Joe Mauer got there, but Chase Utley won’t. By there, I don’t mean the Hall of Fame, at least not directly, but the 2,000 hit plateau, which has functioned as a bright-line test for BBWAA and small-committee Hall voters for the past several decades. As I wrote back in April after Mauer collected his milestone hit, voters have effectively put an unofficial “Rule of 2,000” in place, withholding election from any position player below that level whose career crossed into the post-1960 expansion era, no matter his other merits. For anyone holding out hope that Utley would stick around long enough — while playing well, of course — to reach that marker, Friday was a rough day.
At a press conference at Dodger Stadium on Friday afternoon, the 39-year-old Utley announced that he would retire at the end of the season, forgoing the second year of a two-year, $2 million deal he signed in February. With “only” 1,881 hits over the course of his 16-year career, and less than half a season remaining, he’ll fall short of the marker.
After beginning the press conference by deadpanning that he’d signed a five-year extension, Utley said:
“I transitioned to a part-time player, something new for me, but I took it in stride… Also, a part-time strength coach, part-time pitching coach, occasionally part-time catching coach as well as a part-time general manager. The thing I’m having the most difficult time with is being a part-time dad. So that’s really the reason I’m shutting it down. I’m ready to be a full-time dad.”
While evolving from Phillies regular to Dodgers reserve/elder statesman, Utley has collected at least 100 hits just once in the past four seasons, and has just 30 this year. As injuries to Justin Turner, Corey Seager and Logan Forsythe decimated the Dodgers’ infield this spring, he appeared in 36 of the team’s first 40 games, 22 as a starter, and as of May 11 (through 38 games, selective endpoint alert!), he was hitting .271/.370/.412 with a 13.0% walk rate and a 114 wRC+ in 100 plate appearances. With Forsythe and Turner both back in the picture, however, and with Max Muncy hitting his way into regular duty, Utley went just 1-for-26 without a walk from May 12-29, after which he missed 20 games due to a sprained left thumb. Since returning, he’s made just four starts in 20 games, going 7-for-20 in that span, albeit with some big plays off the bench.
Overall, Utley’s performance (.237/.318/.336, 81 wRC+, 0.2 WAR) might not be enough to hold onto a roster spot, but he’s excelled as a pinch-hitter (.435/.458/.609 in 24 PA this year, 19 hits and a 160 wRC+ in that role in the past two seasons) while mentoring several of the Dodgers’ younger players, including Seager, whose locker has been next to Utley’s since arriving in the majors in late 2015, and Kiké Hernández, who calls Utley “Dad.”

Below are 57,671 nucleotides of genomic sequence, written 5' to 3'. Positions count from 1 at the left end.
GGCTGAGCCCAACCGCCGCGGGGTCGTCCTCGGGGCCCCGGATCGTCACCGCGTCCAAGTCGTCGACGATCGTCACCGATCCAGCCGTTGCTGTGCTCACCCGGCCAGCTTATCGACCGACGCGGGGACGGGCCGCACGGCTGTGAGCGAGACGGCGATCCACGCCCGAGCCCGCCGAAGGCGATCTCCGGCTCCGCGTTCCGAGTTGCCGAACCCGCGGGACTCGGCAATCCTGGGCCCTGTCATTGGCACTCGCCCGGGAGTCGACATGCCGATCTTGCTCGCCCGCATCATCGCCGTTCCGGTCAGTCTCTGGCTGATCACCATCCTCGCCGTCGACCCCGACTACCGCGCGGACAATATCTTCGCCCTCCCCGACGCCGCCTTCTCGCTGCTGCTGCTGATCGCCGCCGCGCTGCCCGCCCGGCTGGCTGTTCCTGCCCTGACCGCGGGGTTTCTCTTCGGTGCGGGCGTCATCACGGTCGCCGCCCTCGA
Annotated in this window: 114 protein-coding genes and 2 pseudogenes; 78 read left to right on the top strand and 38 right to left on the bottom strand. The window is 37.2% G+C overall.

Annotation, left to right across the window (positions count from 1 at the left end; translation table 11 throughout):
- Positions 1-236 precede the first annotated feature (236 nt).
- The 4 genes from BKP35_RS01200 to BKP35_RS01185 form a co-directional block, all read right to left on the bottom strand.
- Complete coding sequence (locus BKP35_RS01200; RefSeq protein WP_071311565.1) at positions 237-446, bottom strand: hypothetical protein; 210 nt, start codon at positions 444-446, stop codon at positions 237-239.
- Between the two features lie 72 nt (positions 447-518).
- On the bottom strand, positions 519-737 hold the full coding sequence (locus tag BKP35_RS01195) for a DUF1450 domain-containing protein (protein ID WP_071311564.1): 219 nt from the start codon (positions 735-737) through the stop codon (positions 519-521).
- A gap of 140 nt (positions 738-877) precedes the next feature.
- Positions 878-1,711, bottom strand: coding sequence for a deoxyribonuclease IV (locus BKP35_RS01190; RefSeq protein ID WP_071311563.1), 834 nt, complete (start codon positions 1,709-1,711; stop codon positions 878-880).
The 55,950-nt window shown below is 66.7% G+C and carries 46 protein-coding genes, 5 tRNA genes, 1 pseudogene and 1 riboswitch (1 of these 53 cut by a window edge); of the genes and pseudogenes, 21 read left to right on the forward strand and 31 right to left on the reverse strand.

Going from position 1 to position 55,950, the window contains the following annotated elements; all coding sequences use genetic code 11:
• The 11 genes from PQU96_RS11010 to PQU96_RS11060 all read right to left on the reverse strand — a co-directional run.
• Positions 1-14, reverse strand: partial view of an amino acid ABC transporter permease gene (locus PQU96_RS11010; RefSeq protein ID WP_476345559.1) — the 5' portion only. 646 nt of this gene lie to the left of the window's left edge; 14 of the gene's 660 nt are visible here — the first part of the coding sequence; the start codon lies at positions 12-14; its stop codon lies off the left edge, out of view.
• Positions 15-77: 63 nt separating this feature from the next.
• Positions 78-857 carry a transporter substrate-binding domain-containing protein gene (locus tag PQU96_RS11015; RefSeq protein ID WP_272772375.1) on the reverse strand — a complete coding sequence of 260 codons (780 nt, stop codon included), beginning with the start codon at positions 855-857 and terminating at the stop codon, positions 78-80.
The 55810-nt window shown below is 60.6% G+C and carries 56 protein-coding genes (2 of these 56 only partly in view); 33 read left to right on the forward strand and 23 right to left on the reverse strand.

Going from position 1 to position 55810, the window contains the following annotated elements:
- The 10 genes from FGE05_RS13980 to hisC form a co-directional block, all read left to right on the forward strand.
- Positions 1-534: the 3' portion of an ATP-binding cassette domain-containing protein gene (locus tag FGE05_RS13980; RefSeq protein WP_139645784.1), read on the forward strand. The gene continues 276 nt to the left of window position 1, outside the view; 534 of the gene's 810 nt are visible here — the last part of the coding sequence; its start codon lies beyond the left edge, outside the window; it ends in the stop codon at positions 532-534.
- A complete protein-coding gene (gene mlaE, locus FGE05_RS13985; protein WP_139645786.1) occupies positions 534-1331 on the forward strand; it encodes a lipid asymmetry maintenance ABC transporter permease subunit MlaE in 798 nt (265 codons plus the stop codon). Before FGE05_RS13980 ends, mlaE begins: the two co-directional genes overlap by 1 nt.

Though he’s a California native, Utley’s tenure with the Dodgers is a footnote to his career. It’s what he did in Philadelphia that serves as the foundation of his Hall of Fame case — and what he didn’t do, or what didn’t happen, regardless of what he did, that may keep him out. Though the Dodgers drafted him in the second-round in 1997 out of a Long Beach high school, Utley opted to attend UCLA. He starred there, and after hitting 22 homers in a junior season that helped the Bruins to the NCAA Super Regionals, the Phillies made him the 15th overall pick of the 2000 draft. He made Baseball America’s Top 100 Prospects list at number 81 in the spring of 2003, debuted on April 4 of that year, and smacked a grand slam for his first major league hit 20 days later. As called by the legendary Harry Kalas:
That blow that was followed by one hell of a prank by John Kruk, which you can read about and see here. Despite the slam, Utley played just 43 games as a 24-year-old rookie, and 94 the next year. Placido Polanco, the team’s starting second baseman during those years, was good enough one to compile 6.0 WAR while Utley languished.
The Phillies even re-signed Polanco as a free agent in December 2004, but dealt him to the Tigers in June 2005, when Utley’s bat forced the issue. Playing more than 100 games for the first time at age 26, he clubbed 28 homers, drove in 105 runs and hit .291/.376/.540 (134 wRC+) with outstanding defense (16 UZR) en route to 7.2 WAR, good for third in the league behind only Andruw Jones and Albert Pujols. That kicked off a five-year stretch during which Utley averaged 29 homers, a 138 wRC+ (.301/.388/.535), 13 UZR and 7.7 WAR, ranking in the top three in the NL in the last category each year; over the span, only Pujols was more valuable. He began a run of five straight All-Star appearances in 2006, and helped the Phillies win five straight NL East titles starting in 2007, but despite his elite play on both sides of the ball, he was a forgotten man as more popular but less valuable teammates, namely first baseman Ryan Howard and shortstop Jimmy Rollins, won NL MVP honors in 2006 and -07. Utley outdistanced Howard in WAR in the former year, 7.2 to 5.9, and Rollins in the latter, 7.7 to 6.5, though it was Howard’s 58 homers and Rollins’ 30-homer/41-steal combo that carried the day for the voters.